Wednesday, 15 January 2020
Hall B1 (Boston Convention and Exhibition Center)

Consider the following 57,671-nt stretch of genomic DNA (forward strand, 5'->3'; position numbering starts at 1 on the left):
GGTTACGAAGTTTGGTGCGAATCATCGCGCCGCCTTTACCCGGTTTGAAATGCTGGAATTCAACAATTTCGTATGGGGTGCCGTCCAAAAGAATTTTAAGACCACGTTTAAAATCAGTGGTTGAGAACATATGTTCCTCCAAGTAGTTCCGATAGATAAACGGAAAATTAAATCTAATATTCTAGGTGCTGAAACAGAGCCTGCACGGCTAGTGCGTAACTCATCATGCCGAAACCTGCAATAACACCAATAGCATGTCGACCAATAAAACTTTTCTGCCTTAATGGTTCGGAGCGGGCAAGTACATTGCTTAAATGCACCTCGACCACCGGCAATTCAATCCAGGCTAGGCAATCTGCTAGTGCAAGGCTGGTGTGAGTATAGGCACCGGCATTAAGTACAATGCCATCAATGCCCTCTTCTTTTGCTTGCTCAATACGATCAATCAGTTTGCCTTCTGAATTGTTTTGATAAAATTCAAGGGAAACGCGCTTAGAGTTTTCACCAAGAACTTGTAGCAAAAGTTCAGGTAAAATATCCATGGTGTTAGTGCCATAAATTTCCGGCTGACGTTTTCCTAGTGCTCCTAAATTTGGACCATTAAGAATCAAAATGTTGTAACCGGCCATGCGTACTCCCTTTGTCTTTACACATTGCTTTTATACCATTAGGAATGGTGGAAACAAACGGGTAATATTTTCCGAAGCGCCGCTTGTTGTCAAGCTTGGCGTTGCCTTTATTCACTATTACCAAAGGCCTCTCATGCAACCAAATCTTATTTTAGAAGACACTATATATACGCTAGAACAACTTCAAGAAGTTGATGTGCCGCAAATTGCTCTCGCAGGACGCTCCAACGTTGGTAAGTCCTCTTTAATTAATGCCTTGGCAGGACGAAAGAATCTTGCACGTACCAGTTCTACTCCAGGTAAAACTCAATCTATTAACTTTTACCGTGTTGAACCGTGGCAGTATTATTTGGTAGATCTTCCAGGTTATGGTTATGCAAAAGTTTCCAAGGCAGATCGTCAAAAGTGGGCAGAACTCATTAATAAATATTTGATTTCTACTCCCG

Clouds and precipitation are key components in the hydrological and energy cycles of the climate system. Our study investigated the characteristics of Ice Cloud-Precipitation of warm season Mesoscale Convective Systems (MCSs) over the Great Plains. In this study, the MCSs are tracked using high-resolution radar and satellite observations over the U.S. Great Plains during April to August from 2010 to 2012. The spatiotemporal variability of MCSs precipitation is then characterized using Stage-IV product. We found the spatial variability and nocturnal peaks of MCSs’ precipitation are primarily driven by the MCSs occurrence and not the precipitation intensity. The tracked MCSs are further classified into convective core (CC), stratiform rain (SR) and anvil clouds regions. The spatial variability and diurnal cycle of precipitation in the SR regions of MCSs are not as significant as those of MCSs’ precipitation. In the SR regions, the high-resolution, long-term ice cloud microphysical properties [ice water content (IWCs) and paths, IWPs] are provided. The IWCs decrease with height generally and the IWCs and IWPs are consistent with their precipitation counterpart, where the precipitation during summer and over Southern Great Plain are higher than those during spring and over Northern Great Plain. Comparing the peaks of MCSs’ precipitation and IWPs from the diurnal cycles and their composite evolutions, it is found when using the SR IWP peak as a reference, the heaviest precipitation in the MCSs convective core occurs earlier, while the strongest SR precipitation occurs later. The shift of peaks in MCSs CC and SR precipitation related to the SR IWP could be explained by the stratiform precipitation formation process. The relations between IWP and precipitation are different at MCSs genesis, mature and decay stages, and the transition from ice to precipitation are highly related to the low-level humidity.
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